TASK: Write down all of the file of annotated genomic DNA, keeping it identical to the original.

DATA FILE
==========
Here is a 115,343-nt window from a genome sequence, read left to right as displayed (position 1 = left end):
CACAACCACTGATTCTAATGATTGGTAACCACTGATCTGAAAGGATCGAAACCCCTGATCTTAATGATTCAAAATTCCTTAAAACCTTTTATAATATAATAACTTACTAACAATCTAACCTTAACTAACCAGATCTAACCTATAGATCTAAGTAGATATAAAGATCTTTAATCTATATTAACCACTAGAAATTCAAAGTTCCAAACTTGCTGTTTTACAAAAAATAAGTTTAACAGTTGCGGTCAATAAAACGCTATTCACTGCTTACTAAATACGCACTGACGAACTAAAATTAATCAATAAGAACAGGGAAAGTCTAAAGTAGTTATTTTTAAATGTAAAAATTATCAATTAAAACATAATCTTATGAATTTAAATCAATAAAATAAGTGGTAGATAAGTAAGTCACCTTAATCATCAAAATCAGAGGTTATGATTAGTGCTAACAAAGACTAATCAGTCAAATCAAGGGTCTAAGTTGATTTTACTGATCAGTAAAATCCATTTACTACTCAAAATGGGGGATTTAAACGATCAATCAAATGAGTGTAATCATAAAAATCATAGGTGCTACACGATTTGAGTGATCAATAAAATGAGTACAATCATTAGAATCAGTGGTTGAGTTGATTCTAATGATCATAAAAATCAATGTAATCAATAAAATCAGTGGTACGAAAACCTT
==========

Here is a 115,343-nt window from a genome sequence, read left to right as displayed (position 1 = left end):
CACAACCACTGATTCTAATGATTGGTAACCACTGATCTGAAAGGATCGAAACCCCTGATCTTAATGATTCAAAATTCCTTAAAACCTTTTATAATATAATAACTTACTAACAATCTAACCTTAACTAACCAGATCTAACCTATAGATCTAAGTAGATATAAAGATCTTTAATCTATATTAACCACTAGAAATTCAAAGTTCCAAACTTGCTGTTTTACAAAAAATAAGTTTAACAGTTGCGGTCAATAAAACGCTATTCACTGCTTACTAAATACGCACTGACGAACTAAAATTAATCAATAAGAACAGGGAAAGTCTAAAGTAGTTATTTTTAAATGTAAAAATTATCAATTAAAACATAATCTTATGAATTTAAATCAATAAAATAAGTGGTAGATAAGTAAGTCACCTTAATCATCAAAATCAGAGGTTATGATTAGTGCTAACAAAGACTAATCAGTCAAATCAAGGGTCTAAGTTGATTTTACTGATCAGTAAAATCCATTTACTACTCAAAATGGGGGATTTAAACGATCAATCAAATGAGTGTAATCATAAAAATCATAGGTGCTACACGATTTGAGTGATCAATAAAATGAGTACAATCATTAGAATCAGTGGTTGAGTTGATTCTAATGATCATAAAAATCAATGTAATCAATAAAATCAGTGGTACGAAAACCTT